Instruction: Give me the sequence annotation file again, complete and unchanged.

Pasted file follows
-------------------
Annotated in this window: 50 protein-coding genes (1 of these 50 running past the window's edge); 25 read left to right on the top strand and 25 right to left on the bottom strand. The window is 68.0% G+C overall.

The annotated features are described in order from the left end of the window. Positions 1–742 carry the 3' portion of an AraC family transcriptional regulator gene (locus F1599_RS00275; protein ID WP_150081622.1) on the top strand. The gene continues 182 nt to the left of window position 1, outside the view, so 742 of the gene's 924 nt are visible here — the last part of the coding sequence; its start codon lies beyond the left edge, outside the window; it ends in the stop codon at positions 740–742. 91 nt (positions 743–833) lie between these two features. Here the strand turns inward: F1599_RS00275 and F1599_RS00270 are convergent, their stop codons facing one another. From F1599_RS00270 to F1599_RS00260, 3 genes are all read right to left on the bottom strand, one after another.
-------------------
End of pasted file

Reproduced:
Annotated in this window: 50 protein-coding genes (1 of these 50 running past the window's edge); 25 read left to right on the top strand and 25 right to left on the bottom strand. The window is 68.0% G+C overall.

The annotated features are described in order from the left end of the window. Positions 1–742 carry the 3' portion of an AraC family transcriptional regulator gene (locus F1599_RS00275; protein ID WP_150081622.1) on the top strand. The gene continues 182 nt to the left of window position 1, outside the view, so 742 of the gene's 924 nt are visible here — the last part of the coding sequence; its start codon lies beyond the left edge, outside the window; it ends in the stop codon at positions 740–742. 91 nt (positions 743–833) lie between these two features. Here the strand turns inward: F1599_RS00275 and F1599_RS00270 are convergent, their stop codons facing one another. From F1599_RS00270 to F1599_RS00260, 3 genes are all read right to left on the bottom strand, one after another.